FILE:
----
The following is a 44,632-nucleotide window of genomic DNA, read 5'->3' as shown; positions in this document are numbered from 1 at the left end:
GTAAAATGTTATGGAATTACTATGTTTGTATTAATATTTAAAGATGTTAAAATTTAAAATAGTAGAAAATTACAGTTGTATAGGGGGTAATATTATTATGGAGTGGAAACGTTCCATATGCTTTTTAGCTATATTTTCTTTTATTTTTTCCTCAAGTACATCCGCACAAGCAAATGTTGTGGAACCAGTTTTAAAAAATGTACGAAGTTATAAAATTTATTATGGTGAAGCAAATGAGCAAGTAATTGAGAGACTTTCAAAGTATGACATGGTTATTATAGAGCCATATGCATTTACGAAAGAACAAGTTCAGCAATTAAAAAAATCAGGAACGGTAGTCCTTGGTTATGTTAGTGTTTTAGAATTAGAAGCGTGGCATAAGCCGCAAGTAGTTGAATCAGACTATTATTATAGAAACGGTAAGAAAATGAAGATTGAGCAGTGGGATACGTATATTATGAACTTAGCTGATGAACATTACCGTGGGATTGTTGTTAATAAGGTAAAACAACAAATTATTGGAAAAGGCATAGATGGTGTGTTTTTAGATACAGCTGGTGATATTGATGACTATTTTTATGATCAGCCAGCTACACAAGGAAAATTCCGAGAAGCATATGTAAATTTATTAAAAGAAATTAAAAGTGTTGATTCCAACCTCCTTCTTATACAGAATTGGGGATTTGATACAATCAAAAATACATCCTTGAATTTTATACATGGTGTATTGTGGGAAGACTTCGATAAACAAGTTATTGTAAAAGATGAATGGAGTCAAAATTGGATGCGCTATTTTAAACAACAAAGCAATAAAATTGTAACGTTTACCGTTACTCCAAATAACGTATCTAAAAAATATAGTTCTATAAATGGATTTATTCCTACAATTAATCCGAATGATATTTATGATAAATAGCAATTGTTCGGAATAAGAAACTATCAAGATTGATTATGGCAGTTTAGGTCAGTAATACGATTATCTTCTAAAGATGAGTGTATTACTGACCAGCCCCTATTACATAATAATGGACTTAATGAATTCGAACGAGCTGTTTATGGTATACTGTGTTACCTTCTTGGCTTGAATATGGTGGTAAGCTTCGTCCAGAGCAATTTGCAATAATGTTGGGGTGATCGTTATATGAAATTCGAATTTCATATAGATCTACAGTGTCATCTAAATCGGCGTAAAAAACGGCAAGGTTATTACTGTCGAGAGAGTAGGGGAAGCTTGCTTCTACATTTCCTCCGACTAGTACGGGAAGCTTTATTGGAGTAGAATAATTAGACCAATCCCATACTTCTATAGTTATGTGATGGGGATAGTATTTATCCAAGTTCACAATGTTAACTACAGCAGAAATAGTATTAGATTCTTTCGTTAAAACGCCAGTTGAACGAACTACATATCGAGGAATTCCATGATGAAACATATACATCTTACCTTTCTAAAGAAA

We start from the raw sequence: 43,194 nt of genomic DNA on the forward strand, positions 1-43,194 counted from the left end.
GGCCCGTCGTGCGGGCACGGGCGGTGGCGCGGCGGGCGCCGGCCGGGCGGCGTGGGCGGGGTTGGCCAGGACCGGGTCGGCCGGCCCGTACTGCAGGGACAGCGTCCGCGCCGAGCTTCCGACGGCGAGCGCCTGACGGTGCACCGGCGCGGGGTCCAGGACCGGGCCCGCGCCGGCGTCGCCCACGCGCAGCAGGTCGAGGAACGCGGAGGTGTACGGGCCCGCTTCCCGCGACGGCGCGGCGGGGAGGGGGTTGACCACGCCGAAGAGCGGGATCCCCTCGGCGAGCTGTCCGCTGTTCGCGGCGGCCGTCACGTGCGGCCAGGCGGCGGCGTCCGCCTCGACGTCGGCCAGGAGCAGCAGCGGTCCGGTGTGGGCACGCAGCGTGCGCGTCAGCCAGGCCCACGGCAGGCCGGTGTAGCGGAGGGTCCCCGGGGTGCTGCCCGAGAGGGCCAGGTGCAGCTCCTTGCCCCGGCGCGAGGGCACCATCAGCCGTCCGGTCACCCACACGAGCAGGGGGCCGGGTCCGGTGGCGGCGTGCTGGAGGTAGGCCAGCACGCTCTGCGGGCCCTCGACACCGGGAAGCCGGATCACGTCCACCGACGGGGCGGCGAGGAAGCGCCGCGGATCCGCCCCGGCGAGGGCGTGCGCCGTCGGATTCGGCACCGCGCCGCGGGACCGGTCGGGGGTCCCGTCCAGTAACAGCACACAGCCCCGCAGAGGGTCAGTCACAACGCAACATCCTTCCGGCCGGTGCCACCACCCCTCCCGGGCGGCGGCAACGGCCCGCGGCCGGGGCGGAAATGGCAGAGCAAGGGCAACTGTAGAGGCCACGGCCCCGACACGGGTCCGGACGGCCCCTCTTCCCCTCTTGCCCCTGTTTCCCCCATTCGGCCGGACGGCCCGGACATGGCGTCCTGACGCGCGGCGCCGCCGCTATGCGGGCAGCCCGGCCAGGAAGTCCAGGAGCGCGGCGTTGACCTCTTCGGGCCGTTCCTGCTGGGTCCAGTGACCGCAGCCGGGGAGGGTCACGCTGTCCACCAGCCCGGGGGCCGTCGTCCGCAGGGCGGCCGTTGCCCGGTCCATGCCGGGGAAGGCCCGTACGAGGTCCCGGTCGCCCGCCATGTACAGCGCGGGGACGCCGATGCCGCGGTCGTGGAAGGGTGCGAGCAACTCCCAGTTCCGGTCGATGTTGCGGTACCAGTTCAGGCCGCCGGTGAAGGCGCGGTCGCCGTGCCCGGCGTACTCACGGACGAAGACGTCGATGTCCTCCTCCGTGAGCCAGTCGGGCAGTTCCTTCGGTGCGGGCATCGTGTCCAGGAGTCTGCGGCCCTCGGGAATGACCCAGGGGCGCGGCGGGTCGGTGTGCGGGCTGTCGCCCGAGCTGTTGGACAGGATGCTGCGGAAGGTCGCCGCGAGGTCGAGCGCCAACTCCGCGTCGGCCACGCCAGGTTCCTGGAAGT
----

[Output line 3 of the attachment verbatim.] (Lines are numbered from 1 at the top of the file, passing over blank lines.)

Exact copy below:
We start from the raw sequence: 43,194 nt of genomic DNA on the forward strand, positions 1-43,194 counted from the left end.